The hacker behind more than 840 million account records appearing for sale on the Dark Web in February (in dumps collectively known as Collections 1-3) is back with 26.42 more records from six companies.
The adversary, who goes by the handle Gnosticplayers, is asking just 1.2431 in Bitcoin (roughly $4,940), according to ZDnet, which spotted the records for sale on DreamMarket over the weekend.
With this latest credential dump, a total of 38 companies have found their users’ account data up for sale on the underground at the hands of Gnosticplayers. The six companies impacted this time are an eclectic bunch, comprising the GameSalad developer platform, a Brazilian Amazon-equivalent called Estante Virtual, project-management apps Coubic and LifeBear, and two Indonesian companies: The Bukalapak e-commerce giant and a student career site, YouthManual.
The hacker told ZDnet that he obtained these records just last month, and that they all lacked strong encryption for their passwords. So far, the records haven’t been confirmed as legitimate, but if past is prologue, it’s worth noting that previous collections were confirmed as containing real user data.
Gnosticplayers told the outlet that the “lack of security in 2019 is making me angry” – but the motivation seems less than altruistic given the financial gain he’s looking for; he admitted to trying to extort companies in exchange for not publishing the credentials. Some gave into his demands and so their records weren’t published, he claimed.
“After four rounds of user records being put up for sale by this entity, there is a clear pattern that speaks to the way we utilize personal data,” George Wrenn, CEO at CyberSaint Security, said via email. “This data – 26 million records – was obtained within just the past few months. This is not a small incident, as mass amounts of individuals’ personal data is being sold. If anyone had any doubts before, this example should convince them that data truly is the new currency.”
If the claim that the records are freshly hacked turns out to be true, that will be a departure from the previous collections; Collection #1 for instance contained records culled from breaches that occurred as far back as 2010, including the well-known compromise of Yahoo. Fresher data translates into more acute danger of course; users are less likely to have rotated their passwords on accounts that were active a month or less ago. In other words, the account details are much less likely to be outdated.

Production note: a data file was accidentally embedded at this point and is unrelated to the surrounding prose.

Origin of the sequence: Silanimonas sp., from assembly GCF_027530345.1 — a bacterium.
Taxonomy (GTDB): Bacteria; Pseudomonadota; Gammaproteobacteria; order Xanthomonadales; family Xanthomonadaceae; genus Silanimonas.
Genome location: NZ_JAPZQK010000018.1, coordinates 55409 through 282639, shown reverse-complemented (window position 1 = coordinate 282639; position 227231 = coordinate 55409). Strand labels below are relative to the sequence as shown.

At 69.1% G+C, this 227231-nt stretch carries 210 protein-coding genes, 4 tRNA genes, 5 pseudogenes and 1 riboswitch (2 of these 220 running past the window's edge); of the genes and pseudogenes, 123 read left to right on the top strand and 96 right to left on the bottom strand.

That could give even more wings to the escalating issue of credential-stuffing and brute-force attacks, where cybercriminals bank on password reuse by trying stolen credentials against other, perhaps higher-value prey, such as online banking portals.
Some in the defense community are saying enough is enough.
“The frequent and recurrent instances of anonymous hackers selling large quantities of stolen identities emphasizes the profound impunity of these crimes,” John Gunn, CMO at OneSpan, said via email. “Using modern hacking tools, criminals can operate with little risk of being caught or ever brought to justice and the result is billions of dollars of losses. To me, this is a strong argument in favor of allowing counter attacks against these anonymous parties by state and private organizations.”
Don’t miss our free live Threatpost webinar, “Exploring the Top 15 Most Common Vulnerabilities with HackerOne and GitHub,” on Wed., Mar 20, at 2:00 p.m. ET.
Vulnerability experts Michiel Prins, co-founder of webinar sponsor HackerOne, and Greg Ose, GitHub’s application security engineering manager, will join Threatpost editor Tom Spring to discuss what vulnerability types are most common in today’s software, and what kind of impact they would have on organizations if exploited.